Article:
Each election, the sheriff's office deals with complaints about political signs being stolen or defaced, but it's hard to catch people because they often work at night. He advises candidates to post signs in well-traveled, well-lit areas and to call 911 if they see vandalism in progress. Those caught can be charged with a misdemeanor, punishable by up to 90 days in jail, $1,000 or both. Each removed or ruined sign is a separate violation.

Candidates spend an estimated $5 for each small yard sign and $100 for a large campaign sign. Crain said when they're repeatedly stolen or vandalized, it starts to eat into campaign funds.

"It's just sad," she said.

When her 4- by 8-foot sign at Northwest Lakeshore Avenue and Northwest 78th Street was slashed with a box knife and thrown on the ground, Crain decided to rebut. She left the sign in its trashed state, but posted small yard signs around the remaining wood framework, along with references to signthug.com.

The website takes aim at political vandalism by offering up to $100 for information about political sign destruction or defacement. Signs advertising signthug.com have been left at political party headquarters in Clark and Cowlitz counties.

However, there are few details about the organization available on the site. Kim Kapp, Vancouver police spokeswoman, said the police should be the first point of contact for reporting property damage, not an anonymous website.

Sign theft in court

At the end of July, the PCO Liberty Alliance got fed up when signs for its local precinct committee officer races were repeatedly stolen. Members set up a game camera pointed directly at a sign for candidate Lynda Wilson posted in the median on Northeast 164th Avenue.

Former congressional candidate David Hedrick checked the trap one morning and caught a man snagging the sign as he rode by on his bike. Hedrick followed the thief in his car and, while recording the incident on video, called out the window, "What's wrong with Lynda Wilson as a PCO? Maybe she's too conservative? Maybe the establishment doesn't like her?"

"Go (expletive) yourself," the cyclist responded. They talk back and forth and the man eventually dumps the sign in nearby bushes.

Although the "bait" sign was placed on city property, Hedrick said the other signs were stolen on private property. When the man on the bike, identified as John L. Ellis-Reisdorf, 66, of Vancouver, was summoned to court, he said he thought the sign was illegally placed near his neighborhood. His case is still pending.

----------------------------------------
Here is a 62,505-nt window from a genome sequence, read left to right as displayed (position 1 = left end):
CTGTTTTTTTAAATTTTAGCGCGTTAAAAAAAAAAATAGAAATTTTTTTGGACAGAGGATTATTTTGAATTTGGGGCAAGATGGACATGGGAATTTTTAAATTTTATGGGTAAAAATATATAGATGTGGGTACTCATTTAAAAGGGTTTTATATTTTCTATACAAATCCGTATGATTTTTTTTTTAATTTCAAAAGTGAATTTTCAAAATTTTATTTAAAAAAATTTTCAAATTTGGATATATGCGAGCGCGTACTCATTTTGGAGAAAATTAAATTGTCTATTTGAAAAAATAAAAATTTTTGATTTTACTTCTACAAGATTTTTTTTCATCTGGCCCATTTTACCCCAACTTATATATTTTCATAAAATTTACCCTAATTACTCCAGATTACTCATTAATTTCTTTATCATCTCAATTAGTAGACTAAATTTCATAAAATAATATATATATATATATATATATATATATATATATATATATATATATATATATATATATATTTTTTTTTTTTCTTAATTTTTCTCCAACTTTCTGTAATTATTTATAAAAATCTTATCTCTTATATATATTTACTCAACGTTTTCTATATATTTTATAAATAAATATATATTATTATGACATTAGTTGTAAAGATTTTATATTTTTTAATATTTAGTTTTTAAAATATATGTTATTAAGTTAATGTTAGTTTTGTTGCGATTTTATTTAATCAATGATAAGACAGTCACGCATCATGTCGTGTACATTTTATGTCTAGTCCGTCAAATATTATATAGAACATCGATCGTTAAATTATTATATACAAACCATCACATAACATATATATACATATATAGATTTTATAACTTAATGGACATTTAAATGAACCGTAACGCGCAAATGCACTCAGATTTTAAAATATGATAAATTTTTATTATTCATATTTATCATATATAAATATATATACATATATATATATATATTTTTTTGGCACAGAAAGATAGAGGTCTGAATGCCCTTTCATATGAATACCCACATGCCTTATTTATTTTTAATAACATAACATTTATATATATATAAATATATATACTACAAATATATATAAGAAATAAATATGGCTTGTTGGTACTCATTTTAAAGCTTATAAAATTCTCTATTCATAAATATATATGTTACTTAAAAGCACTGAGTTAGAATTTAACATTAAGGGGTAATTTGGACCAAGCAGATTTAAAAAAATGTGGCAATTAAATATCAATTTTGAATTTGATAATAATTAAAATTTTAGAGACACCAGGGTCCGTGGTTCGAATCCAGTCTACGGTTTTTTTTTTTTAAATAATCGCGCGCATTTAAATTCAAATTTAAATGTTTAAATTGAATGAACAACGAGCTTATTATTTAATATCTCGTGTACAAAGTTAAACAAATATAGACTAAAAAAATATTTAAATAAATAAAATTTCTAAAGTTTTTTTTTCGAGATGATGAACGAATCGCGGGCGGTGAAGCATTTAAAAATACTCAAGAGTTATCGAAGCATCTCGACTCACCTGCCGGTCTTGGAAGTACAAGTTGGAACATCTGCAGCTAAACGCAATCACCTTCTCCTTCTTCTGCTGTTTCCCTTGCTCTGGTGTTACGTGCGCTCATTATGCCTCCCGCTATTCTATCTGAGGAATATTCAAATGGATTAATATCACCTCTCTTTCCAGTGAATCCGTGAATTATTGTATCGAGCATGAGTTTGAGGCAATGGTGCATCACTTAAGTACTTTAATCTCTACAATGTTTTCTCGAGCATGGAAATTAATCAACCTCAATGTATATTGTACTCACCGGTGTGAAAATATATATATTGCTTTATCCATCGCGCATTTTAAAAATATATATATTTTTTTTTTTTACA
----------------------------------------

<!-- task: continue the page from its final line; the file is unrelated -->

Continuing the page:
Candidates are advised not to place signs on public property, including medians, as they may be removed. Rules about sign placement vary between the city and the county.

GOP headquarters hit

Sometime before 3 a.m. Sept. 14, the glass front door and two windows at the Clark County Republican headquarters in Hazel Dell were vandalized.

"It was a shocker to walk in and see that glass shattered everywhere," said Clark County GOP Chairwoman Stephanie McClintock.

The organization replaced the glass and installed security cameras that day, costing a couple thousand dollars. McClintock said it was frustrating because the money could have been spent on candidates. No one saw the incident and there was no evidence, so the vandal's identity remains a mystery.

"It could have been someone's political statement or it could have been some idiot chucking rocks at the building," Neiman said.

Tomatoes strike Dems

The Clark County Democratic Party office at 3021 N.E. 72nd Drive was pelted with tomatoes 13 or 14 times from late August to mid-September. Party workers picked up tomatoes and threw them away.

Around the same time, the Vancouver Education Association was also splattered with tomatoes on three separate occasions at its office near the intersection of West Fourth Plain Boulevard and Broadway.

"At first, I honestly didn't know why they were doing it," said VEA President Courtney Eyer.

Police told the association that a man on a bicycle appears to have been throwing tomatoes at buildings where campaign signs for President Barack Obama have been posted, Eyer said. The VEA building had signs supporting Obama and Washington state gubernatorial candidate Jay Inslee, also a Democrat.

"I think it's great when people express who they're supporting," Eyer said. "I would love to have someone come up to me and talk to me civilly about who they support."

Tomatoes were also thrown onto the roofs of houses with yard signs supporting Democrats. Anonymous "Welcome Wagon" letters were left in several Vancouver neighborhoods, decrying Obama and U.S. Sens. Patty Murray and Maria Cantwell, as well as inviting others to join in the tomato attacks.

Ron Gaines read one of the letters and felt resolved to pitch a political sign in his yard, he said in a letter to The Columbian. After posting the sign, he had tomatoes thrown at his house in the Carter Park neighborhood.

Kapp said Vancouver police have received seven reports of tomato attacks since Sept. 1. Whoever is responsible for the tomato attacks would be charged with malicious mischief, which carries a $750 fine. The letter would be a separate charge.

Patty Hastings: 360-735-4513; http://twitter.com/col_cops; patty.hastings@columbian.com.